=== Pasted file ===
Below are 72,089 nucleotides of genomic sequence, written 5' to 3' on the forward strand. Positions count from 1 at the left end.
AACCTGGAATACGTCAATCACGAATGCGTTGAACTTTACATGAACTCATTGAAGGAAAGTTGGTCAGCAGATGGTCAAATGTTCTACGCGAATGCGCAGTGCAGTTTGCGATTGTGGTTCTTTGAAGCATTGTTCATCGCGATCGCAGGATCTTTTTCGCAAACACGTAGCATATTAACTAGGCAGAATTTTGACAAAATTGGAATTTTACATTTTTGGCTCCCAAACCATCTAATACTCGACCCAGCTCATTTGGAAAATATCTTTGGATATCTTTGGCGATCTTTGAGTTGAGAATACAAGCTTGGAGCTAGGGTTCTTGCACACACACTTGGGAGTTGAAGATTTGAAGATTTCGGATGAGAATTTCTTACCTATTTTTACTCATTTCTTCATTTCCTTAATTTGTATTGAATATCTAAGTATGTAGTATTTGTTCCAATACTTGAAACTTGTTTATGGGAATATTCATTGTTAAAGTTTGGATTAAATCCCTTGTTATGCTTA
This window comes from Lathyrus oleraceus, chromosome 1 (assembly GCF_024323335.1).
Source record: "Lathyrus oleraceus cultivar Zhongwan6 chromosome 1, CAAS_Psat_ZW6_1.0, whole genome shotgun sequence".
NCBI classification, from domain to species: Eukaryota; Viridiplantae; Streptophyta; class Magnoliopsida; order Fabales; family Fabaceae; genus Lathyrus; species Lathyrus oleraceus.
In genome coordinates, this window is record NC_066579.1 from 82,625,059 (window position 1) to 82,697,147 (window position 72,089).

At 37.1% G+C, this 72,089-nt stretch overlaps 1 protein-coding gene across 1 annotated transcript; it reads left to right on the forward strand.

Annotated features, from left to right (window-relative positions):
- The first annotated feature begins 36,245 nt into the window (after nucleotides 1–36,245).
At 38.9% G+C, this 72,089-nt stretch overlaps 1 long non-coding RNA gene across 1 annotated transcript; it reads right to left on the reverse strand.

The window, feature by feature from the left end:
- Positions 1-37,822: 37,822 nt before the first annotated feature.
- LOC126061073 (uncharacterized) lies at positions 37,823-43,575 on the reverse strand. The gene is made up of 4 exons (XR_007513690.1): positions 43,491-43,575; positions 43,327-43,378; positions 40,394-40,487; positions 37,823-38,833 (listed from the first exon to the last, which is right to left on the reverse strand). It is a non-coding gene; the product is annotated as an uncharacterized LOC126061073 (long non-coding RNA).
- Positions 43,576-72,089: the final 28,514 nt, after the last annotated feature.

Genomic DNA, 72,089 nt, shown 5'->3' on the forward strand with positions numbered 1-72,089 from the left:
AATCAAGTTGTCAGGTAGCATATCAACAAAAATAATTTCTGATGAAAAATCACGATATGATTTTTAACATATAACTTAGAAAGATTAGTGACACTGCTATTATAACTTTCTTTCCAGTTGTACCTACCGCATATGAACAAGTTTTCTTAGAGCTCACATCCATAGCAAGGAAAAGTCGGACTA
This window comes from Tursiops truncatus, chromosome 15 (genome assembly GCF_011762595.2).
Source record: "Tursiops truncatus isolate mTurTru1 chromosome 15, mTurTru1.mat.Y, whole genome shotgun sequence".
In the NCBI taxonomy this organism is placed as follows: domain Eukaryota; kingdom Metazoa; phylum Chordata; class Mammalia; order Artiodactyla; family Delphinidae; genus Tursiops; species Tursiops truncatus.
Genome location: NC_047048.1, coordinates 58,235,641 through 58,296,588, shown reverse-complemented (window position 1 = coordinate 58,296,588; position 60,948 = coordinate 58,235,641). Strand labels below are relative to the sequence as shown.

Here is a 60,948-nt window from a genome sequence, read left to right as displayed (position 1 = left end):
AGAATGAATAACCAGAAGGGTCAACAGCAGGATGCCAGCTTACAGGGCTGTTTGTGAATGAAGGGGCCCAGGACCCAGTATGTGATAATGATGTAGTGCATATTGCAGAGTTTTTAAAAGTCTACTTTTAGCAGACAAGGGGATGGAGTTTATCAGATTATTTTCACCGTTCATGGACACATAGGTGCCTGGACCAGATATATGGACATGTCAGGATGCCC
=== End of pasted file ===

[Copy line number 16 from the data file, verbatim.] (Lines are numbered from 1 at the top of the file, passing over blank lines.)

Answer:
AATCAAGTTGTCAGGTAGCATATCAACAAAAATAATTTCTGATGAAAAATCACGATATGATTTTTAACATATAACTTAGAAAGATTAGTGACACTGCTATTATAACTTTCTTTCCAGTTGTACCTACCGCATATGAACAAGTTTTCTTAGAGCTCACATCCATAGCAAGGAAAAGTCGGACTA